[time-nuts] IMD in Broadband Transformers and be careful with that enamel insulation!
tshoppa at gmail.com
Thu Jul 24 12:37:50 EDT 2014
The data and tests presented in this source:
is a great resource on measured large-signal performance of
binocular/toroidal transformers. One factor found that can really degrade
IMD performance it turns out, is not the magnetic material itself, but but
physical damage to enamel insulation in winding around corners of
My large signal usage of BN73-202's aka 287300202's, is that not only do
they make great 160M transformers, I've also been putting them to use in
multi-watt DC-to-DC step up converters! Similar to the Clifton labs test,
in HV step-up usage I usually find the enamel insulation limits and/or
winding-around-corner damage to be a much more prominent limitation on
performance than the magnetics.
On Sat, Jul 19, 2014 at 6:09 PM, Attila Kinali <attila at kinali.ch> wrote:
> I'm currently looking at some way of breaking the ground loop between
> several systems. The obvious idea would be to use transformers. I would
> like to have some kind of rule of thumb to guess how much noise such
> a transformer would add. But unfortunately i cannot find any theory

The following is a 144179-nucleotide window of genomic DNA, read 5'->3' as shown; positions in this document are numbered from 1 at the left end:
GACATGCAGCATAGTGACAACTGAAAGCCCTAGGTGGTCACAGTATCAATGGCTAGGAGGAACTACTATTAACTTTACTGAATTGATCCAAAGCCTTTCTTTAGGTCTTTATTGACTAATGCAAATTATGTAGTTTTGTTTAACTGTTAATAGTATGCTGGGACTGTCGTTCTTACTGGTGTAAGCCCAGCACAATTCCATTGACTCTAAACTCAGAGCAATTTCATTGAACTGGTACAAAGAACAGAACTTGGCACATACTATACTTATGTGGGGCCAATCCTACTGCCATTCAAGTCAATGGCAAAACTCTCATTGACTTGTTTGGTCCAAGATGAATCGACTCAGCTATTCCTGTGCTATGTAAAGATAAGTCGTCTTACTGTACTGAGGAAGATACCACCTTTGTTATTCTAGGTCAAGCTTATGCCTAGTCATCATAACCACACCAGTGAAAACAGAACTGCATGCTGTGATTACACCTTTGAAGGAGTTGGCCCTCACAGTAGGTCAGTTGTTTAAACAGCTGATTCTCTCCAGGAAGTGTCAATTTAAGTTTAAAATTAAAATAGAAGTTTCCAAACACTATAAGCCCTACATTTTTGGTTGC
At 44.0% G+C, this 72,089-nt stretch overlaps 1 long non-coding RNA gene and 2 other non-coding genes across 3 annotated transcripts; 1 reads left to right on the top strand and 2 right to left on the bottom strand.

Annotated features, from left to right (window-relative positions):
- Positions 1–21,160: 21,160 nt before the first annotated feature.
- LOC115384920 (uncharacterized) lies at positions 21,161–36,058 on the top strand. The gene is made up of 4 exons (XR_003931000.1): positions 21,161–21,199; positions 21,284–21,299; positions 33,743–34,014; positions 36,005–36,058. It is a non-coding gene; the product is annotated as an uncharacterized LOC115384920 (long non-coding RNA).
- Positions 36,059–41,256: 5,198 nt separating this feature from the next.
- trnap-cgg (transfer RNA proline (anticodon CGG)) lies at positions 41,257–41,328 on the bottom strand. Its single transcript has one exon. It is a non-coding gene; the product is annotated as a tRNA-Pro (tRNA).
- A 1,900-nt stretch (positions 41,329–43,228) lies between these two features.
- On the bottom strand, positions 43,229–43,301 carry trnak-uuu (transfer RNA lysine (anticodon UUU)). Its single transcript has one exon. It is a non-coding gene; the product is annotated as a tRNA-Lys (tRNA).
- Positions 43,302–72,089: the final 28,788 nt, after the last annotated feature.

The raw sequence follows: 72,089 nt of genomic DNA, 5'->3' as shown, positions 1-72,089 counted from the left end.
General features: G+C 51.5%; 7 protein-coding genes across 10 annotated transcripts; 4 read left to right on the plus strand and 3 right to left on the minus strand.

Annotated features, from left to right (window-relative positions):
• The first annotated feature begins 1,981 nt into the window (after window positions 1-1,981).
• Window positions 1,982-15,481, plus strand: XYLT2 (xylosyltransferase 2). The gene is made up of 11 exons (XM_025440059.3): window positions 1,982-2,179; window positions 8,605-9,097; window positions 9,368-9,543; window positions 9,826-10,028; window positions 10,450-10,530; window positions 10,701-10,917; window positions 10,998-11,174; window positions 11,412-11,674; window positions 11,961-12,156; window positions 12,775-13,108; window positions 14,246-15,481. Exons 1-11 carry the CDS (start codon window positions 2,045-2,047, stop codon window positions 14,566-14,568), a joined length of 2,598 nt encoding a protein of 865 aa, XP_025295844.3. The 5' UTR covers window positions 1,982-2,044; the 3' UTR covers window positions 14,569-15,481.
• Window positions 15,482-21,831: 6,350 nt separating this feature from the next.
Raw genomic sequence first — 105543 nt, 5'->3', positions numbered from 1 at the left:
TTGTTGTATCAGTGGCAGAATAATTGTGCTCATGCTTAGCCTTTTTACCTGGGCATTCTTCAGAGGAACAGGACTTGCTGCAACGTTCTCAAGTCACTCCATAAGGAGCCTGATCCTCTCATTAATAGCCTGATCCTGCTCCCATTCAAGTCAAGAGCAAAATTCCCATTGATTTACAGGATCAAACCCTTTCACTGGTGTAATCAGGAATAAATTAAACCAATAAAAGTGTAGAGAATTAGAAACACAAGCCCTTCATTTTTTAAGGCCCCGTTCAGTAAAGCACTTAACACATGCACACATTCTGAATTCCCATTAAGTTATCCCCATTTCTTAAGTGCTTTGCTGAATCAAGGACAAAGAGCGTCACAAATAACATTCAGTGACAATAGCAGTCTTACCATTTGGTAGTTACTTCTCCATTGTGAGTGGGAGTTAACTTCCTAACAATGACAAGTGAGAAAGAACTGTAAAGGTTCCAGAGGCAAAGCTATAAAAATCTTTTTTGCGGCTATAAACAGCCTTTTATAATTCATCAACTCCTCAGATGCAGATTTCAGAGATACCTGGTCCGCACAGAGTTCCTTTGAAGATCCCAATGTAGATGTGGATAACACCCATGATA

> or measurements of this. Does anyone have some pointers to documents
> on what kind of noise i could expect (type, and strength) and
> what/how strong the non-linear behaviour of transformers would be?
> Thanks in advance
> Attila Kinali
> PS: although this started as something with a real application in mind,
> i'm now interested in this as an endavour of its own. So all and any data,
> theory or rule of thumb would be appreciated
> I pity people who can't find laughter or at least some bit of amusement in
> the little doings of the day. I believe I could find something ridiculous
> even in the saddest moment, if necessary. It has nothing to do with being
> superficial. It's a matter of joy in life.
> -- Sophie Scholl
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